Since Google’s privacy policy is great, has been now shown billions of times, well I guess what’s a little ad targetting between brother geeks. Right?

My ad was-

Hire Ajay Ohri
He is
Awesome
linkedin.com/in/ajayohri 

or see screenshot below.

Here are the results-88 clicks and 43000 impressions (and 83$ of Google’s own money)

clearly Vic Gundotra is googled a lot within Mountain View, California. Does He Google himself.

so is Matt Cutts. Does HE Google himself or does he get elves to help him.

to my disappointment not many people clicked my LI offer, I am still blogging

and there were few clicks on Marissa Myers. Why Google her when she is right down the corridor.

The null hypothesis is thus rejected. Also most clicks were from display and not from search.

I need to do something better to do with Christmas break this year. I still got a credit of 16$ left.

 

Quantitative Modeling for Arbitrage Positions in Ad KeyWords Internet Marketing

Assume you treat an ad keyword as an equity stock. There are slight differences in the cost for advertising for that keyword across various locations (Zurich vs Delhi) and various channels (Facebook vs Google) . You get revenue if your website ranks naturally in organic search for the keyword, and you have to pay costs for getting traffic to your website for that keyword.
An arbitrage position is defined as a riskless profit when cost of keyword is less than revenue from keyword. We take examples of Adsense  and Adwords primarily.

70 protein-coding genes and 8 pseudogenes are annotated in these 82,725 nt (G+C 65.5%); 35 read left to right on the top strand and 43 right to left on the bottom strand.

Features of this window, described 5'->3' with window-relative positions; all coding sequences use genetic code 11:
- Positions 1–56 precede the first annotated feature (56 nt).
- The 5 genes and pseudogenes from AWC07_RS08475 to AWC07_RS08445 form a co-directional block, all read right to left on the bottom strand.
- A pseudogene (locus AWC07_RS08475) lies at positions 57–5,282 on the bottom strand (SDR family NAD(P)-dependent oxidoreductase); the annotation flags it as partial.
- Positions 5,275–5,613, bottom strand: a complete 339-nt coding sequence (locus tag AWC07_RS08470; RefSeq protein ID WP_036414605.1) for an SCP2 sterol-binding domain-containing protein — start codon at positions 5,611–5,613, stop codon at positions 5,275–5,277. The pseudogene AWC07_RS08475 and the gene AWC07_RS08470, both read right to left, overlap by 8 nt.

There are primarily two types of economic curves on the foundation of which commerce of the  internet  resides-
1) Cost Curve- Cost of Advertising to drive traffic into the website  (Google Adwords, Twitter Ads, Facebook , LinkedIn ads)
2) Revenue Curve – Revenue from ads clicked by the incoming traffic on website (like Adsense, LinkAds, Banner Ads, Ad Sharing Programs , In Game Ads)
The cost and revenue curves are primarily dependent on two things
1) Type of KeyWord-Also subdependent on
a) Location of Prospective Customer, and
b) Net Present Value of Good and Service to be eventually purchased
For example , keyword for targeting sales of enterprise “business intelligence software” should ideally be costing say X times as much as keywords for “flower shop for birthdays” where X is the multiple of the expected payoffs from sales of business intelligence software divided by expected payoff from sales of flowers (say in Location, Daytona Beach ,Florida or Austin, Texas)
2) Traffic Volume – Also sub-dependent on Time Series and
a) Seasonality -Annual Shoppping Cycle